As technology is overpowering our thinking ability, one without reasoning any particular event is likely to fall prey to the misinformation which is in front of our eyes. This misinformation is nothing but ‘fake news’.
India is not an exception, as it records with over 460 million internet users. Ranked only behind China, India is the second largest online market, quotes Statista, a Statistics Portal. Therefore, without proper filter mechanism, information circulated around social media sites, have higher chances of getting distorted. This distortion of information has been reflected in the recent mob lynching incidents that took place across the country. These incidents were mainly fueled by fake news which resulted in men beating up alleged suspects to death.
One such tragic event was the Assam lynching incident, where a resident of Dengaon in Assam’s Karbi Anglong district, had read it on Facebook that five child-lifters from Bihar were on a kidnapping spree in the area and they had already struck several times in the district capital of Diphu. The news kept circulating on Facebook for over a week, which created an impression that the news was real. As the villagers were at watch an evening, they took two men driving through the highway into suspicion. The two men were allegedly taken as child-lifters and were lynched and beaten to death by an angry mob. With the news of their death, a furore broke out in the state. Violent protest spread in Guwahati.
Several other incidents of mob lynching took place across the country which were fueled by a Facebook or a WhatsApp post. The recent Karnataka incident where a software engineer from Google was taken as a child-lifter when he was offering chocolates to children. In Dhule, 5 persons were lynched by a violent mob when taken as child-lifter.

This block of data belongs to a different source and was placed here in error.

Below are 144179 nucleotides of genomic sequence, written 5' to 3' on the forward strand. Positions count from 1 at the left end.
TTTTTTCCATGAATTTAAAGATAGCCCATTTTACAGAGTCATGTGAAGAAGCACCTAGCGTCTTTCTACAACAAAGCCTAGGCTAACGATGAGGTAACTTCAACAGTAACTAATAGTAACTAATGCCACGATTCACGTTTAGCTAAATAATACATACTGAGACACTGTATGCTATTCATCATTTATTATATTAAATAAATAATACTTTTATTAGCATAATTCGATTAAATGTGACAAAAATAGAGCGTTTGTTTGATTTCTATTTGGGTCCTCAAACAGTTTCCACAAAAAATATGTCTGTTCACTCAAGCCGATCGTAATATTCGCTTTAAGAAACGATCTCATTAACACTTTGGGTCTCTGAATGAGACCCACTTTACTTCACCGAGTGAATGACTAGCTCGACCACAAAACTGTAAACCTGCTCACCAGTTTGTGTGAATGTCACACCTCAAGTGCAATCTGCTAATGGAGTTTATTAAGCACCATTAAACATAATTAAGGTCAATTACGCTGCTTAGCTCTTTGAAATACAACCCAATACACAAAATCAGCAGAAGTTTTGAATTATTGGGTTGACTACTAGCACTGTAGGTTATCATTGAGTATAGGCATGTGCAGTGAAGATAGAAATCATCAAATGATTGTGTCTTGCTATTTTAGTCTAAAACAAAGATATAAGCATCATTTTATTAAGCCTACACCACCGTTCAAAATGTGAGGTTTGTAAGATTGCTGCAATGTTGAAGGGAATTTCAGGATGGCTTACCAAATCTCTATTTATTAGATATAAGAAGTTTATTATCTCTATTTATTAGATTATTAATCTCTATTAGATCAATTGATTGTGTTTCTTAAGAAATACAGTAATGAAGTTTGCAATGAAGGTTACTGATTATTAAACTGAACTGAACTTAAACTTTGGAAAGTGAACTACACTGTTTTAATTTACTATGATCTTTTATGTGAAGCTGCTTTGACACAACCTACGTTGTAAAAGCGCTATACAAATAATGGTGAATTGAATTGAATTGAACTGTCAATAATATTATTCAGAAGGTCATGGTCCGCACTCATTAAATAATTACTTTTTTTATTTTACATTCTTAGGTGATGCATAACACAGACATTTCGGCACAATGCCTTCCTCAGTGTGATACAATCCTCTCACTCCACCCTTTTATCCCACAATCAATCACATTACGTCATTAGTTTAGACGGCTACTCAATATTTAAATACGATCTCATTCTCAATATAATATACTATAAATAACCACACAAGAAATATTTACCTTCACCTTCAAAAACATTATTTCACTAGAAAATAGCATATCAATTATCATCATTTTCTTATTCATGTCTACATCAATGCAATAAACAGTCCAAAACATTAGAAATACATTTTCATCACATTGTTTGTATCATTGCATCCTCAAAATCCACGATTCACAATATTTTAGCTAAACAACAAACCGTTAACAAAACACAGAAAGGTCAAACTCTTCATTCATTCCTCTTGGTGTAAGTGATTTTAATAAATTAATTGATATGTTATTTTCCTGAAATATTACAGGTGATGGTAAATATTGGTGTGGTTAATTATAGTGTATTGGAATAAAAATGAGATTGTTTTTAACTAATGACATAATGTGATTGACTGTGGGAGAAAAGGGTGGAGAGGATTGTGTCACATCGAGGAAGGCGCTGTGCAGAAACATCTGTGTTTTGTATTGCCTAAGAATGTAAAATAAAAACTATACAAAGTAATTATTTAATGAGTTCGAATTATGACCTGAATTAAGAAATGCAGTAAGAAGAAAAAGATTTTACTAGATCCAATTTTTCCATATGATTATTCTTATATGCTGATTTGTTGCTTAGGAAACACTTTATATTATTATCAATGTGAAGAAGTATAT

Therefore, curbing fake news has become a necessity. But before curbing, the biggest challenge that the government and social media companies are facing is identifying what is fake news. Today anyone can publish anything on facebook, without proper knowledge as well as credibility. Sadly, fake news garners a great deal of attraction on the internet through these media sites, and unfortunately accounts a rapid circulation. Lack of knowledge leads the common users to believe such news. The misinformation which are circulated through a shared option gets accumulated with layers of other information which are sufficient enough to cause riots. Recently, Facebook has unveiled its latest attempt to tackle the problem of fake news by allowing users to rank the trustworthiness of news sources. The company has come under fire since the 2016 US presidential election over its apparent role in the spreading of false news stories, and the recent revelation of Cambridge Analytica involved in preserving user’s data had called on to another debate of data breach.
According to a report published by British Broadcasting Corporation, WhatsApp has informed Indian authorities that it is taking a number of steps to counter fake messages on its platform, including testing a new label in India that highlights when a message has been forwarded versus composed by the sender. It has also announced a new project to work with leading academic experts in India to learn more about the spread of misinformation, which will help inform additional product improvements going forward.
But the most effective measure lies in the hands of common people who uses these sites. The only way to curb fake news is to reason out information and refer to sources through which they are spread. There must be stricter laws in force to regulate information and technology for people who breach them.
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